Hiram Maxim is obviously best known for the Maxim Machine Gun, but he and (most significantly) his assistant Louis Silverman also dabbled in handgun design. It appears that the work was primarily Silverman’s, done with the tacit support of the Maxim company. A followup version was made with more of Maxim’s fingerprints on the design, but it never appears to have been produced – while three of the Maxim-Silverman guns are known to still exist.
This pistol began as a simple blowback action, albeit a clever and elegant one. It was chambered for the 7.63mm Borchardt cartridge, which proved to be too strong for a blowback mechanism to safely handle. This was remediated by the addition of a delaying spring added to the side of the frame to hold the bolt closed slightly longer during the firing process. The two other known prototype examples are in different calibers; one in an experimental 8mm version of the Borchardt round, a larger framed model in .455 Webley.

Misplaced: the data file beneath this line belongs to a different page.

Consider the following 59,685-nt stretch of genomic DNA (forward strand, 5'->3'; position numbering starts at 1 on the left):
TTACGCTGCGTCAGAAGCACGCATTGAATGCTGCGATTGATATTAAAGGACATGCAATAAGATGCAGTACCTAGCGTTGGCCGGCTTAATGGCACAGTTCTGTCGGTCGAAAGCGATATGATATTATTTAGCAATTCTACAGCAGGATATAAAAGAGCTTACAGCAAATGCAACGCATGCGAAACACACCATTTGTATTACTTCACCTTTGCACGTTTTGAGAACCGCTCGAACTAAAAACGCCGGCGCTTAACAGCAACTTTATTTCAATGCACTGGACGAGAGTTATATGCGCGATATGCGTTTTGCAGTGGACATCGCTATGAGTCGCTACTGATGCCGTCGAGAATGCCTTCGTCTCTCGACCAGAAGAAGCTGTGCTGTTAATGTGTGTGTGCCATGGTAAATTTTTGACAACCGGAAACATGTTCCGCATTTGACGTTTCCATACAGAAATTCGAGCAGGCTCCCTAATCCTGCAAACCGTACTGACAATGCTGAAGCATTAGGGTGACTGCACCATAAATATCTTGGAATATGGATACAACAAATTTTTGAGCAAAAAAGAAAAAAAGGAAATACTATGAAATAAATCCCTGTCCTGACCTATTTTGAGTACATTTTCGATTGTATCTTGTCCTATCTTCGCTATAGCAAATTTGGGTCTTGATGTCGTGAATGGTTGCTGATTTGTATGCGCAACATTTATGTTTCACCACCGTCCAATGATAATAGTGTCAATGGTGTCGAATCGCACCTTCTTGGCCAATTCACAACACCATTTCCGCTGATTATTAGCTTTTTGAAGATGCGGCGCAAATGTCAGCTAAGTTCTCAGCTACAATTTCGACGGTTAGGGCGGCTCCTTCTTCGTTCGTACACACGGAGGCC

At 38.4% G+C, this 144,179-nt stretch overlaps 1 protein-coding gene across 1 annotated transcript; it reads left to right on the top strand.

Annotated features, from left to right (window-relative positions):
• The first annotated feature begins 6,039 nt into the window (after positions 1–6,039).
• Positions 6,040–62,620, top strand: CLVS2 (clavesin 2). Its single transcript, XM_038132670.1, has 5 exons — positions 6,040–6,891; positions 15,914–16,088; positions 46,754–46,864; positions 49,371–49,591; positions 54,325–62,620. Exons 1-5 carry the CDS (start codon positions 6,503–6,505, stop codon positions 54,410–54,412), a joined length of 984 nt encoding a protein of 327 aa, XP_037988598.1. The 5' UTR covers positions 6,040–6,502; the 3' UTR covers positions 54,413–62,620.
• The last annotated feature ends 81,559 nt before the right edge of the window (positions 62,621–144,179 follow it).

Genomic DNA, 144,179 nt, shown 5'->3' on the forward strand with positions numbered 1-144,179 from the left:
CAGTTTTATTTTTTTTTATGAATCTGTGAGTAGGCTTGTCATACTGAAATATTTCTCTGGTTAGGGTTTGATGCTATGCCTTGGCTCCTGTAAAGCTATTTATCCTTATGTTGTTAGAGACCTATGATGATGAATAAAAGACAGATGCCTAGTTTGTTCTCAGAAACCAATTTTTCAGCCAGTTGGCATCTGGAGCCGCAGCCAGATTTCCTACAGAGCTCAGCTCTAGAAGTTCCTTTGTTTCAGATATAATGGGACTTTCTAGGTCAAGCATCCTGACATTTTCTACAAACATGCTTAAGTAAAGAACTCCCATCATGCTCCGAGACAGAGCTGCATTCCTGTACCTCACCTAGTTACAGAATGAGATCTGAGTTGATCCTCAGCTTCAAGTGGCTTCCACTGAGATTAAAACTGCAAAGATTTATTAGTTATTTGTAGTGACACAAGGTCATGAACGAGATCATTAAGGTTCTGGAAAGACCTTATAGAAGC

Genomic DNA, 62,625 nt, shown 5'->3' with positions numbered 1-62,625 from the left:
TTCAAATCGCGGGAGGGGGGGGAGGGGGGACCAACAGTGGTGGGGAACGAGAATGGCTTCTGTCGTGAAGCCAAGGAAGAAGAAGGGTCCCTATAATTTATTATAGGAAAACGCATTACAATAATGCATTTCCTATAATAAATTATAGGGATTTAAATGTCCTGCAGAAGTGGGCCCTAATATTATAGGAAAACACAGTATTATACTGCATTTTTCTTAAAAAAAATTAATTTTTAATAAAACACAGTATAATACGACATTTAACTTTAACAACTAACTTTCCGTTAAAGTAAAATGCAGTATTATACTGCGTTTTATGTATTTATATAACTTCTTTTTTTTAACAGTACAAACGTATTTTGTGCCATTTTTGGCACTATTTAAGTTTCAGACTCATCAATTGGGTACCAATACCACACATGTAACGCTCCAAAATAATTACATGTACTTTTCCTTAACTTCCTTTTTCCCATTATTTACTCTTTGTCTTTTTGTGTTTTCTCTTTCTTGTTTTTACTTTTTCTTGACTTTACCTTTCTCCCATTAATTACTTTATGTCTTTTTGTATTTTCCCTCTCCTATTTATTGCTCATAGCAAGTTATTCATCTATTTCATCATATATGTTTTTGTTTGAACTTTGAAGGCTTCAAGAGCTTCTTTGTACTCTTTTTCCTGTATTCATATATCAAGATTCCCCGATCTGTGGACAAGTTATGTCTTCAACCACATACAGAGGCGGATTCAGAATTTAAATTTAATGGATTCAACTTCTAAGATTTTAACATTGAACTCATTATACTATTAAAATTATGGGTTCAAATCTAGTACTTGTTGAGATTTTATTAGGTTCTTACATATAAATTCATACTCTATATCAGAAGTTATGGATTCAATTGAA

Overall, these pistols are simple, elegant, and quite ahead of their time. It is unfortunately that they were not given more attention at the time, but it is reasonable that the Maxim company would be more interested in devoting its resources to the military machine gun market.
Thanks to the Institute of Military Technology for giving me access to this pistol!